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Book Review: The Pretend Friend Association – Parts One to Four by Hannah Reimers

Self-Published ISBN: 9781520202839
 
Review by: James Myers, AAKP BOD and Ambassador
 
MEDICAL INFORMATION FOUND ON: www.nephcure.org & www.kidney.org
 
Disclaimer: This book was written by a patient, not a doctor. Please consult with a physician if you have questions about your health.

This is a great book! Written in diary form, it is divided up in to 4 sections: Stories, Diagnosis, Seasons, and Decisions. I picture the readers of this book to be at the teenage level or a good book to be shared between parent and a younger child. A child kidney patient will find this book both informative and entertaining. Based on Hannah’s own true story, Pediatric Kidney Patient, Anna Grace Shramere created her own imaginary universe, complete with friends.

The author makes it clear that dealing with a serious chronic illness, hospitals, declining health and tests, the best way for Anna to cope is to create a fictional place replete with wonderful and unique locations and characters. Only guided by the limits of her imagination, Anna takes us to a place where stuffed animals talk and cars fly. “It takes time,” a high-pitched voice chimes.
 
I looked down to see Squeaky at my feet looking up at me with her beady penguin eyes. ‘Nephrotic syndrome doesn’t go away fast. A lot of sicknesses last a while, like cancer and rheumatoid arthritis and Crohns and heart disease and so many more. Some never totally go away, but things get better with time and treatments and stuff.” She shuffled her little feet. “I’ve been in and out of remission lots of times. When I am in remission or partial remission, I’m almost totally normal, just with a pills to take in the morning and a couple of foods to eat. Sometimes I am totally normal with no medicines or side effects or anything! There are times things are different, like when I have to go to the hospital, but even then, I’m still me. Anyway, I’m gonna go swimming now. Wanna come?” pg. 183.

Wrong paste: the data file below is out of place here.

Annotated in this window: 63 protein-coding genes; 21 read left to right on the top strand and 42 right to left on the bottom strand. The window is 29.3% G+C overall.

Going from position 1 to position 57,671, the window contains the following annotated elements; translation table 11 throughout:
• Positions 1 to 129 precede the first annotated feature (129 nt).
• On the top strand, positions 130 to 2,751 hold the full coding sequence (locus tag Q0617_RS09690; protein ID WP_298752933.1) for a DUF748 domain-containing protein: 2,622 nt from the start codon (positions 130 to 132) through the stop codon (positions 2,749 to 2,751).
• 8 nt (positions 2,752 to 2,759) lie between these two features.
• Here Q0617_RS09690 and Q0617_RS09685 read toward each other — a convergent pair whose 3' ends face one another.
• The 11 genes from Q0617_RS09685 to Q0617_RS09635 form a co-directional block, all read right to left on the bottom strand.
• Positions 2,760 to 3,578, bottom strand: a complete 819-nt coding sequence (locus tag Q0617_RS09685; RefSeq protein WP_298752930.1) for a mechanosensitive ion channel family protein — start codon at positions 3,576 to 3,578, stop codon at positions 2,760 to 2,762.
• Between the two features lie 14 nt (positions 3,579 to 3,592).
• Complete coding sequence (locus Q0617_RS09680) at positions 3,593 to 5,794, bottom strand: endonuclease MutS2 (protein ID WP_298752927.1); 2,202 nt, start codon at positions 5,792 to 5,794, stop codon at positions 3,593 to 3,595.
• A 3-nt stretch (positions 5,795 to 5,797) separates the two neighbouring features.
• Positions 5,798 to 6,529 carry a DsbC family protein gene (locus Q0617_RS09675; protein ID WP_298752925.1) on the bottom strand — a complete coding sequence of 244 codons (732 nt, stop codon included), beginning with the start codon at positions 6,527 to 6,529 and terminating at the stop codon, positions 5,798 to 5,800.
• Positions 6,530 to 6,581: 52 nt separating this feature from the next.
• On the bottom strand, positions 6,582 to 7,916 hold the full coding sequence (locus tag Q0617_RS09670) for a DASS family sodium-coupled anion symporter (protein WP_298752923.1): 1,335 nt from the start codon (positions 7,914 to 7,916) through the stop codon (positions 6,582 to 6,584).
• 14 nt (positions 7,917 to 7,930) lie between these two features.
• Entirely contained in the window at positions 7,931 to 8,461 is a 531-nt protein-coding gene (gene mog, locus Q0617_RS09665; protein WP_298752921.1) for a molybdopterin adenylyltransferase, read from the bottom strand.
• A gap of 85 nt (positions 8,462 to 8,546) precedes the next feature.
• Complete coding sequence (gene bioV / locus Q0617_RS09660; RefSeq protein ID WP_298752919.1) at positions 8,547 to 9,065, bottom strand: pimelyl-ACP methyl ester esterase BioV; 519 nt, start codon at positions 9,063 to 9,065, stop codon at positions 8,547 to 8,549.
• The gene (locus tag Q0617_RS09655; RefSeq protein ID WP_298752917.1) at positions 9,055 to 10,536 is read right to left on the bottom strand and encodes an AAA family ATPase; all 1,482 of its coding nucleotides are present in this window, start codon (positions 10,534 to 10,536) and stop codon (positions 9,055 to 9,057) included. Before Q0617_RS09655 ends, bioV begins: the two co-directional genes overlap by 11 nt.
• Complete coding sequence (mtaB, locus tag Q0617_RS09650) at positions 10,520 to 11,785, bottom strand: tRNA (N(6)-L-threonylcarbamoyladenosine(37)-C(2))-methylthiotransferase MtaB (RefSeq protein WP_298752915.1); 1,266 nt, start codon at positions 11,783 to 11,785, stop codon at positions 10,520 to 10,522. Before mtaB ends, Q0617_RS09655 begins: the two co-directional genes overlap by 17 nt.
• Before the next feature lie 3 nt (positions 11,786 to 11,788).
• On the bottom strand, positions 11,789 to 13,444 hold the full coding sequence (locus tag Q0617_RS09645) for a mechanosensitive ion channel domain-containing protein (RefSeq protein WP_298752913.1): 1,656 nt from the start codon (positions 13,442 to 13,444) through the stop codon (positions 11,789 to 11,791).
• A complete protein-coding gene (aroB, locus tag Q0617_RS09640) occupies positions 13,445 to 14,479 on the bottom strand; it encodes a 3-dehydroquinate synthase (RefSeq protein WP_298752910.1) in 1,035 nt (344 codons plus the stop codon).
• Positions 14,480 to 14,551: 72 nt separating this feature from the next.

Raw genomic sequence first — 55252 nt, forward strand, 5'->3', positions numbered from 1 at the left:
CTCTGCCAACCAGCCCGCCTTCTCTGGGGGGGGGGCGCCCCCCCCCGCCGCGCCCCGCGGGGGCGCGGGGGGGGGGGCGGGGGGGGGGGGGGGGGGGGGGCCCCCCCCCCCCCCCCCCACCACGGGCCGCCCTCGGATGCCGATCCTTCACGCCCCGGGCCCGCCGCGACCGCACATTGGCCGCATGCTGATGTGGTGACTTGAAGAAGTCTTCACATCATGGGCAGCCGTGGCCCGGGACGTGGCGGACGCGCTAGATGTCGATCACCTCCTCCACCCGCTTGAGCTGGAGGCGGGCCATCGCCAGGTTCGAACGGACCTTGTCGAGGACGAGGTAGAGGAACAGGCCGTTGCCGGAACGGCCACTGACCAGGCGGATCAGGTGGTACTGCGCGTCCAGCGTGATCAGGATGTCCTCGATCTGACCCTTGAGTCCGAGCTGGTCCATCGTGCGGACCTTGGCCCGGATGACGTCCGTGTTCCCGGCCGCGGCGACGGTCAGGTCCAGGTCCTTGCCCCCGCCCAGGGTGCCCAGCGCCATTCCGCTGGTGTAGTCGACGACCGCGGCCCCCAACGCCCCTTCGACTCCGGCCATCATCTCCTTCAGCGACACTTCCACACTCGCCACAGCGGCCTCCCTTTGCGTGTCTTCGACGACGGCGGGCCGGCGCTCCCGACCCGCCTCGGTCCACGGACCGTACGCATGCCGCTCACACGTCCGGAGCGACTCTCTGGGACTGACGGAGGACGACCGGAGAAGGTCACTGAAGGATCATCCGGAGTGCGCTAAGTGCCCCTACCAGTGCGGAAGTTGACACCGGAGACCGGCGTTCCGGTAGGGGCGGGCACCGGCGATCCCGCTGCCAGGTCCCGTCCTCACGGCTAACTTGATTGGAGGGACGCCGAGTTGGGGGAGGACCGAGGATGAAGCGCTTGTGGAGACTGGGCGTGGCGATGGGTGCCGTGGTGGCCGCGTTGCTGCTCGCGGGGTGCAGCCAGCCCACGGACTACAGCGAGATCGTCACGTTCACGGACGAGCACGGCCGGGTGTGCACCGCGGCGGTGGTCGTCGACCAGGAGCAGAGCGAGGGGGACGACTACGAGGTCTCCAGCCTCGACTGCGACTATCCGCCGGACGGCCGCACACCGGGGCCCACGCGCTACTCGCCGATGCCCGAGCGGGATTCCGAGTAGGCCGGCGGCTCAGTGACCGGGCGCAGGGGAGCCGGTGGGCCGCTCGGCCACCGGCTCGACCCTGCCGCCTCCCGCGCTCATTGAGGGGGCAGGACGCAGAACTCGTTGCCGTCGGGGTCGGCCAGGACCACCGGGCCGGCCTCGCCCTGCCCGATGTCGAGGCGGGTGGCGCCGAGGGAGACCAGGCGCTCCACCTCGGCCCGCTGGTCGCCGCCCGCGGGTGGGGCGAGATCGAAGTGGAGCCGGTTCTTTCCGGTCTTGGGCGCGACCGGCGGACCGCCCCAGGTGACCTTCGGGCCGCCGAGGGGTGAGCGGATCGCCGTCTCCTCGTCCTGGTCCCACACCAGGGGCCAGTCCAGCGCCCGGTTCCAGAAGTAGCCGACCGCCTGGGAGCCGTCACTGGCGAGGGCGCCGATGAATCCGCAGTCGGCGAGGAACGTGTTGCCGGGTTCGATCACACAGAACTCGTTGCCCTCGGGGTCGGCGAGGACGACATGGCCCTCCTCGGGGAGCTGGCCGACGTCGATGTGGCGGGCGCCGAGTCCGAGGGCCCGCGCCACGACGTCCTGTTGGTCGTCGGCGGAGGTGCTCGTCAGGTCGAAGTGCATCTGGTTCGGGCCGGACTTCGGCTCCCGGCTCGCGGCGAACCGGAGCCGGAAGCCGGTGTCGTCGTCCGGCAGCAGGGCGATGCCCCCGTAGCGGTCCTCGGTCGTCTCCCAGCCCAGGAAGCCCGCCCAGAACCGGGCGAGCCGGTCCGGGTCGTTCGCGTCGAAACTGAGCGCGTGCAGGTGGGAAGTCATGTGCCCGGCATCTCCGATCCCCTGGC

Notice the rich character development and the detailed dialogue. The book is replete with beautiful sections like this. Hannah Reimers has written an important book, chronicling the inner-most thoughts of a child with kidney disease and her coping mechanisms. I strongly recommend the book with this caveat. There are frank discussions about darker matters in the book. As a parent with younger children, you may wish to pre-read the book first. As a kidney patient myself, it is a reminder of why I advocate for Pediatric Kidney Patients. How do they deal with kidney situations I found disturbing as an adult? They use their imaginations. Hannah has a great one!

Polycystic Kidney Disease (PKD) runs in Jim’s family. He has lost 5 family members to PKD, including his father. Because of his family’s history, he was diagnosed at the age of 25, and was able to put off dialysis until the age of 58. He was on dialysis for 4 years and received a kidney transplant on April 27, 2016.

Jim is currently employed by the Crown Point Community School Corporation as a substitute teacher. He enjoys working with children, especially those with special needs. Jim is a very active kidney advocate with many organizations. His specialty is the ability to utilize social media to help fellow kidney patients and to raise awareness of the plights of the kidney patient. He is a very experienced advocate both at home and on Capitol Hill with his members of Congress.